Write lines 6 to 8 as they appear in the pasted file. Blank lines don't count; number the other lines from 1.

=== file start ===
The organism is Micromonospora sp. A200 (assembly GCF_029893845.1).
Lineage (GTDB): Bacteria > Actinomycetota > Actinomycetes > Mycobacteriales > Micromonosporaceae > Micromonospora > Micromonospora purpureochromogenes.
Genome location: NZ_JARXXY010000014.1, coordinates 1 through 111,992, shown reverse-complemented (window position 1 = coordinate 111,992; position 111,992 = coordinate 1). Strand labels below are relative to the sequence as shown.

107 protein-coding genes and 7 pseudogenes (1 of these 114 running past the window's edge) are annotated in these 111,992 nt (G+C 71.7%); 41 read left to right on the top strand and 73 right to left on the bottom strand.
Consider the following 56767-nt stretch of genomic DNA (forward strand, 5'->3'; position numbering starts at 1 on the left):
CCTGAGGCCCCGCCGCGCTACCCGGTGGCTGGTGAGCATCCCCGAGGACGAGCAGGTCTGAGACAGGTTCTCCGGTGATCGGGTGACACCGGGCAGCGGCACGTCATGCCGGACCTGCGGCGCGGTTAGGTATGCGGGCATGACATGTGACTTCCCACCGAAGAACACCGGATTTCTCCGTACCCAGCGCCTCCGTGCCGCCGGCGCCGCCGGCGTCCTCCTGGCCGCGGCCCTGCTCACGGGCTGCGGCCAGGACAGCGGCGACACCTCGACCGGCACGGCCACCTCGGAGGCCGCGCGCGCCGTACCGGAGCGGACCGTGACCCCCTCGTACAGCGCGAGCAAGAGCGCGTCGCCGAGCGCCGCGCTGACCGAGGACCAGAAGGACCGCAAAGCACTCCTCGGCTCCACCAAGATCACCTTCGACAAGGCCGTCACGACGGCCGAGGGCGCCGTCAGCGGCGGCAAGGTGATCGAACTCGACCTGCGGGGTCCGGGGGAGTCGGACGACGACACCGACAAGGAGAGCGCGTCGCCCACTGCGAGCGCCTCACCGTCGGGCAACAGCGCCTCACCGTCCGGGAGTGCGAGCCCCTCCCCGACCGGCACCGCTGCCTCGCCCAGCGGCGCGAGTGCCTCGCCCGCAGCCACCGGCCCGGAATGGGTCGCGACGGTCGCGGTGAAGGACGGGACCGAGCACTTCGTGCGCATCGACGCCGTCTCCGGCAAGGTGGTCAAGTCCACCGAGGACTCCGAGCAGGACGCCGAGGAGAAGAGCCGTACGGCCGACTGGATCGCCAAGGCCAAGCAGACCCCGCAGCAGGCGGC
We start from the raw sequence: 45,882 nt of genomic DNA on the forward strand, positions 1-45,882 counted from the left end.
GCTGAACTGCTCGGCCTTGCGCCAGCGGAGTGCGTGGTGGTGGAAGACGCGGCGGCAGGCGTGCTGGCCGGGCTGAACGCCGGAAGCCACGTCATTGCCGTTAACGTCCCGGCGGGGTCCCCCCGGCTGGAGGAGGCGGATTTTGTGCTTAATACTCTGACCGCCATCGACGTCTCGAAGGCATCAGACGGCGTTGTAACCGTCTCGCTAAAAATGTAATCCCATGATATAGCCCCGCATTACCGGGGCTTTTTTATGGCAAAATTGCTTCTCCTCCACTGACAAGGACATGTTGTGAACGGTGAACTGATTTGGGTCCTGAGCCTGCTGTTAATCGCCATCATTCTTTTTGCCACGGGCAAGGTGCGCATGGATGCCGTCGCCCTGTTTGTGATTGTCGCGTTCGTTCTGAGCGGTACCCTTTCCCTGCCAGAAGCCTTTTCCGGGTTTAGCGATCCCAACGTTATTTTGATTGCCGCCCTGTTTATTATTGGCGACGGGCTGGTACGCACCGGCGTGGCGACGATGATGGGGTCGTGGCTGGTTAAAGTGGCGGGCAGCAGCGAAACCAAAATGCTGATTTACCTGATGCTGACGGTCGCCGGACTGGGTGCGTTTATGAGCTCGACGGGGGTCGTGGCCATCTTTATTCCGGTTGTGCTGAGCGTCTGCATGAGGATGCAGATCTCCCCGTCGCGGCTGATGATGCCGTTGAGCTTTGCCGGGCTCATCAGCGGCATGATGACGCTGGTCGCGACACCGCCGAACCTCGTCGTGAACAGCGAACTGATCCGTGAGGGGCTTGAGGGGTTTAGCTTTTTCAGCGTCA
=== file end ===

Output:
CCTGAGGCCCCGCCGCGCTACCCGGTGGCTGGTGAGCATCCCCGAGGACGAGCAGGTCTGAGACAGGTTCTCCGGTGATCGGGTGACACCGGGCAGCGGCACGTCATGCCGGACCTGCGGCGCGGTTAGGTATGCGGGCATGACATGTGACTTCCCACCGAAGAACACCGGATTTCTCCGTACCCAGCGCCTCCGTGCCGCCGGCGCCGCCGGCGTCCTCCTGGCCGCGGCCCTGCTCACGGGCTGCGGCCAGGACAGCGGCGACACCTCGACCGGCACGGCCACCTCGGAGGCCGCGCGCGCCGTACCGGAGCGGACCGTGACCCCCTCGTACAGCGCGAGCAAGAGCGCGTCGCCGAGCGCCGCGCTGACCGAGGACCAGAAGGACCGCAAAGCACTCCTCGGCTCCACCAAGATCACCTTCGACAAGGCCGTCACGACGGCCGAGGGCGCCGTCAGCGGCGGCAAGGTGATCGAACTCGACCTGCGGGGTCCGGGGGAGTCGGACGACGACACCGACAAGGAGAGCGCGTCGCCCACTGCGAGCGCCTCACCGTCGGGCAACAGCGCCTCACCGTCCGGGAGTGCGAGCCCCTCCCCGACCGGCACCGCTGCCTCGCCCAGCGGCGCGAGTGCCTCGCCCGCAGCCACCGGCCCGGAATGGGTCGCGACGGTCGCGGTGAAGGACGGGACCGAGCACTTCGTGCGCATCGACGCCGTCTCCGGCAAGGTGGTCAAGTCCACCGAGGACTCCGAGCAGGACGCCGAGGAGAAGAGCCGTACGGCCGACTGGATCGCCAAGGCCAAGCAGACCCCGCAGCAGGCGGC
We start from the raw sequence: 45,882 nt of genomic DNA on the forward strand, positions 1-45,882 counted from the left end.
GCTGAACTGCTCGGCCTTGCGCCAGCGGAGTGCGTGGTGGTGGAAGACGCGGCGGCAGGCGTGCTGGCCGGGCTGAACGCCGGAAGCCACGTCATTGCCGTTAACGTCCCGGCGGGGTCCCCCCGGCTGGAGGAGGCGGATTTTGTGCTTAATACTCTGACCGCCATCGACGTCTCGAAGGCATCAGACGGCGTTGTAACCGTCTCGCTAAAAATGTAATCCCATGATATAGCCCCGCATTACCGGGGCTTTTTTATGGCAAAATTGCTTCTCCTCCACTGACAAGGACATGTTGTGAACGGTGAACTGATTTGGGTCCTGAGCCTGCTGTTAATCGCCATCATTCTTTTTGCCACGGGCAAGGTGCGCATGGATGCCGTCGCCCTGTTTGTGATTGTCGCGTTCGTTCTGAGCGGTACCCTTTCCCTGCCAGAAGCCTTTTCCGGGTTTAGCGATCCCAACGTTATTTTGATTGCCGCCCTGTTTATTATTGGCGACGGGCTGGTACGCACCGGCGTGGCGACGATGATGGGGTCGTGGCTGGTTAAAGTGGCGGGCAGCAGCGAAACCAAAATGCTGATTTACCTGATGCTGACGGTCGCCGGACTGGGTGCGTTTATGAGCTCGACGGGGGTCGTGGCCATCTTTATTCCGGTTGTGCTGAGCGTCTGCATGAGGATGCAGATCTCCCCGTCGCGGCTGATGATGCCGTTGAGCTTTGCCGGGCTCATCAGCGGCATGATGACGCTGGTCGCGACACCGCCGAACCTCGTCGTGAACAGCGAACTGATCCGTGAGGGGCTTGAGGGGTTTAGCTTTTTCAGCGTCA